Republicans on defense in South Carolina
Want to know which party is playing defense a week before the election? Take a look at where the independent expenditure arm of the National Republican Congressional Committee is going on the air at the last moment in its bid to protect the G.O.P.’s 23-seat House majority: South Carolina’s First District.
That would be the Charleston-area seat that is currently represented by Representative Mark Sanford and that has long been a bulwark of conservative strength. But Republicans are nervous that Katie Arrington, who defeated Mr. Sanford in the Republican primary after President Trump torpedoed him in the final hours, is proving to be a lackluster candidate. They don’t want to take any chances against a Democrat, Joe Cunningham, who has out-raised her.
This district was not, to put it mildly, on anybody’s list of battleground races. But it includes a substantial number of urban and suburban voters, the slice of the electorate that is proving problematic this year for Republicans.
Holder stands firm with heckler
After a week that included a wave of mail bombs sent to top Democrats, allegedly by a vocal Trump supporter, and a wrenching massacre at a synagogue in Pittsburgh, Republicans remain undeterred in framing the midterms as a referendum on a Democratic “mob” opposing the president.
Some voters seem ready to amplify the message. At a campaign event on Monday in Fort Lauderdale, Fla., for Andrew Gillum, the Democratic nominee for governor, a man with a bullhorn interrupted the proceedings repeatedly as Eric Holder, the former attorney general under Barack Obama, stepped to the microphone to talk up Mr. Gillum.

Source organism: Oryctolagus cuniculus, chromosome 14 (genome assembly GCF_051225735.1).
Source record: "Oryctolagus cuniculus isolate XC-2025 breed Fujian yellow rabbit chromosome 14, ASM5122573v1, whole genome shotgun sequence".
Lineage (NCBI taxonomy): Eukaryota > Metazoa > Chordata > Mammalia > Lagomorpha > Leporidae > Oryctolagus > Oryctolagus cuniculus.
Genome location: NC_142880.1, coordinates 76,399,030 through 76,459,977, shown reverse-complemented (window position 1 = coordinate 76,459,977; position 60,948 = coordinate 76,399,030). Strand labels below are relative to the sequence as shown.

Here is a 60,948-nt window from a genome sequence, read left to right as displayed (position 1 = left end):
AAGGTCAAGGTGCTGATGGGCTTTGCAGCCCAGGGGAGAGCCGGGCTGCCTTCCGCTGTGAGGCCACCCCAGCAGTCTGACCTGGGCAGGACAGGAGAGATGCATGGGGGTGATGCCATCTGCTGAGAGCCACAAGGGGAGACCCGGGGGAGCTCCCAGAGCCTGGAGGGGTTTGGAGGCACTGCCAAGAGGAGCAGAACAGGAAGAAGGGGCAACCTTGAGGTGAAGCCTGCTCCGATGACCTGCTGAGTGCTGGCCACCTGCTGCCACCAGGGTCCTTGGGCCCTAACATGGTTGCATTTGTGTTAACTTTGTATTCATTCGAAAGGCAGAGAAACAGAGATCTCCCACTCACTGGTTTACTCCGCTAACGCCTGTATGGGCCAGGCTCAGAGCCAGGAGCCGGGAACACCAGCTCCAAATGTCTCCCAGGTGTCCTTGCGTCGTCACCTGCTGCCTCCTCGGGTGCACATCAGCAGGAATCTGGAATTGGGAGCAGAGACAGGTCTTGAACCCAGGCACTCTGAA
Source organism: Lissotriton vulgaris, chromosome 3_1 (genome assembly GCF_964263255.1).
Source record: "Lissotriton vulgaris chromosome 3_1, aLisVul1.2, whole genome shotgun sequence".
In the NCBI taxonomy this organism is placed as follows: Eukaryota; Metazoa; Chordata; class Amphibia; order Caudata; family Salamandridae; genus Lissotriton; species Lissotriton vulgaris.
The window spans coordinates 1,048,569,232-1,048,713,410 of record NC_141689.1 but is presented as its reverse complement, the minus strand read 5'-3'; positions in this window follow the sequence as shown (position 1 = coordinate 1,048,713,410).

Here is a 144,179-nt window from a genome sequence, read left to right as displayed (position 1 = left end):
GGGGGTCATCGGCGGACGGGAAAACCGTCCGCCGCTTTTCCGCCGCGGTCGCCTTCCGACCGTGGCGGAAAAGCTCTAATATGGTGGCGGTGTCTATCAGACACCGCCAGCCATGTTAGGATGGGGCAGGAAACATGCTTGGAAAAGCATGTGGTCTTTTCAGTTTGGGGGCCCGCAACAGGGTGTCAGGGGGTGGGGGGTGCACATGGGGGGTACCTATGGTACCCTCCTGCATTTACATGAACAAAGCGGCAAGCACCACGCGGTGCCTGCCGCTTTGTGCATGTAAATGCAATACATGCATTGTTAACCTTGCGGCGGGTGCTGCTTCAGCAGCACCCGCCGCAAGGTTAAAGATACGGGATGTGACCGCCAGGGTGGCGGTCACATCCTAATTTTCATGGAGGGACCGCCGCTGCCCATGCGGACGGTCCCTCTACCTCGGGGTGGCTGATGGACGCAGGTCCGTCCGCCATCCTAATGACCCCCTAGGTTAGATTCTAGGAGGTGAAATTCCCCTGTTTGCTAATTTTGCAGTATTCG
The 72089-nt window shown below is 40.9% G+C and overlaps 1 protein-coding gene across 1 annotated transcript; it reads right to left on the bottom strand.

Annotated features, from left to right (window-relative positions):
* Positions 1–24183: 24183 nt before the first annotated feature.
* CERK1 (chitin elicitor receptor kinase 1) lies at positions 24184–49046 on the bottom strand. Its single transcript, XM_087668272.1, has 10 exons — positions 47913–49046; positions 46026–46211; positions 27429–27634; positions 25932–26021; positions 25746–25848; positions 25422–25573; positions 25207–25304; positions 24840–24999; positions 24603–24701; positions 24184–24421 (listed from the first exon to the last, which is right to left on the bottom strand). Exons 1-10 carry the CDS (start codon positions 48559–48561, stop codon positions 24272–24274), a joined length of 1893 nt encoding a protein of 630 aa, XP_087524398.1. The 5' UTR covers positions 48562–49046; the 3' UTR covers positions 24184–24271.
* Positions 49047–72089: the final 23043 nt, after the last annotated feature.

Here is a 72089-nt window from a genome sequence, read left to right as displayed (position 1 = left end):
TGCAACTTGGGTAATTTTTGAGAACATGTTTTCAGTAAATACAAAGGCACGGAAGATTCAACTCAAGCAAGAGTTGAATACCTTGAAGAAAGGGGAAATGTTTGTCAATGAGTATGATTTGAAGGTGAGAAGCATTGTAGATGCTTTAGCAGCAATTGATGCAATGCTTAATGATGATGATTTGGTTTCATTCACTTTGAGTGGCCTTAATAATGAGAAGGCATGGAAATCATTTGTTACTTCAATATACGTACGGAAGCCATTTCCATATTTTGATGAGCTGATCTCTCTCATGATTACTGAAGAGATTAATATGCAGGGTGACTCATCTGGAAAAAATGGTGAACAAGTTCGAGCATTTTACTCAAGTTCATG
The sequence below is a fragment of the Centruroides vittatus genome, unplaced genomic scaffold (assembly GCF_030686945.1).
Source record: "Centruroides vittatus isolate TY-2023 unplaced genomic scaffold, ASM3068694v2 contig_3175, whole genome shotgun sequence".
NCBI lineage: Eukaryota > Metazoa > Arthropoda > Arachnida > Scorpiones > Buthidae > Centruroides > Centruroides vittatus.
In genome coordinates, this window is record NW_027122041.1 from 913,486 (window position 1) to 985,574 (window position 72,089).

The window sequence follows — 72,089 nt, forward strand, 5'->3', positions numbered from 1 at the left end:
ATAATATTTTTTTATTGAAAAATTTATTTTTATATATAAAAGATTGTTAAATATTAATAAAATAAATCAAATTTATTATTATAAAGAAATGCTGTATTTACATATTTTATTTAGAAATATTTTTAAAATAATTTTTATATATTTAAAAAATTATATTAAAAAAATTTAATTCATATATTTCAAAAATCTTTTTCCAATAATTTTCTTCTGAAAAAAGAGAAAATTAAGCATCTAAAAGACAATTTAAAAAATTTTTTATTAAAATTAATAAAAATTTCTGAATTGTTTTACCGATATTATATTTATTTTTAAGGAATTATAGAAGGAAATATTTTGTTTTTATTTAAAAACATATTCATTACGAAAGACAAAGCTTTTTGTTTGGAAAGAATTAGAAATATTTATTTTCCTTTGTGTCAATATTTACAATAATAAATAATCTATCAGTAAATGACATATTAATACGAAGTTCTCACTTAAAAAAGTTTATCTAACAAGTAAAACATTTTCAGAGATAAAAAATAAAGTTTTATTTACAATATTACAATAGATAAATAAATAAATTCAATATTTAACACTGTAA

The heckler, who identified himself online as a contributor to the conspiracy-mongering website Infowars, recited Mr. Holder’s recent take on a famed Michelle Obama axiom: “When they go low,” Mr. Holder told a crowd earlier this month, “we kick them.”
Calling back to the man from the stage, Mr. Holder suggested that his Republican critics were acting in bad faith. “Yeah, yeah, yeah,” he said. “Why don’t you cut out the fake outrage, my man?”
Democrats have occasionally struggled to calibrate their responses lately amid calls for “civility” in politics, attempting to portray Mr. Trump as uniquely toxic to the discourse while at the same time avoiding the perception that they are themselves escalating a partisan conflict.
But Mr. Holder, who is weighing a run for president in 2020, appears to have demonstrated the emerging party template for such encounters: Don’t make an apology for its own sake, and don’t give an inch.